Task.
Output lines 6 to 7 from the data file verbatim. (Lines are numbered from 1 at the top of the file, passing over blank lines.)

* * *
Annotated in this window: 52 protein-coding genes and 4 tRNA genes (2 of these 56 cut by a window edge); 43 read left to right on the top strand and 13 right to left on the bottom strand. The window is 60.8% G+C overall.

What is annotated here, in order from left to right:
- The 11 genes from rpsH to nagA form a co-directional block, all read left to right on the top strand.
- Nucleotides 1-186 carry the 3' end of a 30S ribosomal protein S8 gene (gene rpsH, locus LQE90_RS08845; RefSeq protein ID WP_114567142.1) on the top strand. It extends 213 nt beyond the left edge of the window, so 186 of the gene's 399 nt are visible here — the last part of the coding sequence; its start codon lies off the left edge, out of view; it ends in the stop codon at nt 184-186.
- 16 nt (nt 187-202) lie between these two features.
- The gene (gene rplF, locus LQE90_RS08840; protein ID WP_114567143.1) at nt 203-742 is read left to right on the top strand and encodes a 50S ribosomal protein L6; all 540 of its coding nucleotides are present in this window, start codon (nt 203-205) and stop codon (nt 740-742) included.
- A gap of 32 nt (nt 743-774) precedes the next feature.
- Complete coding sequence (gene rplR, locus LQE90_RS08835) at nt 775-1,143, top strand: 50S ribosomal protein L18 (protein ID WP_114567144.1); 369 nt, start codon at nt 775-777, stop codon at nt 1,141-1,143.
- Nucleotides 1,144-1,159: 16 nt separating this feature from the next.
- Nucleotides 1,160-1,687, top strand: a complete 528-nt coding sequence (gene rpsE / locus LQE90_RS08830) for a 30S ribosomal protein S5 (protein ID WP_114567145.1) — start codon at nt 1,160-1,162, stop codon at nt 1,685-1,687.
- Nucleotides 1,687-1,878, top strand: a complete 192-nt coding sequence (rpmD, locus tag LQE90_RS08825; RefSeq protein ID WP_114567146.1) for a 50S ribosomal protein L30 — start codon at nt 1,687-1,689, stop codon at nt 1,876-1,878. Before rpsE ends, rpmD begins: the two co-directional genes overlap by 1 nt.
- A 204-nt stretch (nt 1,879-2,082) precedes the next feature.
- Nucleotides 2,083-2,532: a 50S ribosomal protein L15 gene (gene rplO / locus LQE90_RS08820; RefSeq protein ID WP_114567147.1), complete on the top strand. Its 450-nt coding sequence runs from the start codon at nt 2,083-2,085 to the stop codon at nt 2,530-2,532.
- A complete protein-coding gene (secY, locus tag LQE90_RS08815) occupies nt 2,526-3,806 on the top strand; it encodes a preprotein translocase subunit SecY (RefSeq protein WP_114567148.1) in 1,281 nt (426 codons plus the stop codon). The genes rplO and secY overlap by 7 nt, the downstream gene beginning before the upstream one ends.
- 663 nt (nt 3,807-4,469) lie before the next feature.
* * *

- The gene (gene rplF, locus LQE90_RS08840; protein ID WP_114567143.1) at nt 203-742 is read left to right on the top strand and encodes a 50S ribosomal protein L6; all 540 of its coding nucleotides are present in this window, start codon (nt 203-205) and stop codon (nt 740-742) included.
- A gap of 32 nt (nt 743-774) precedes the next feature.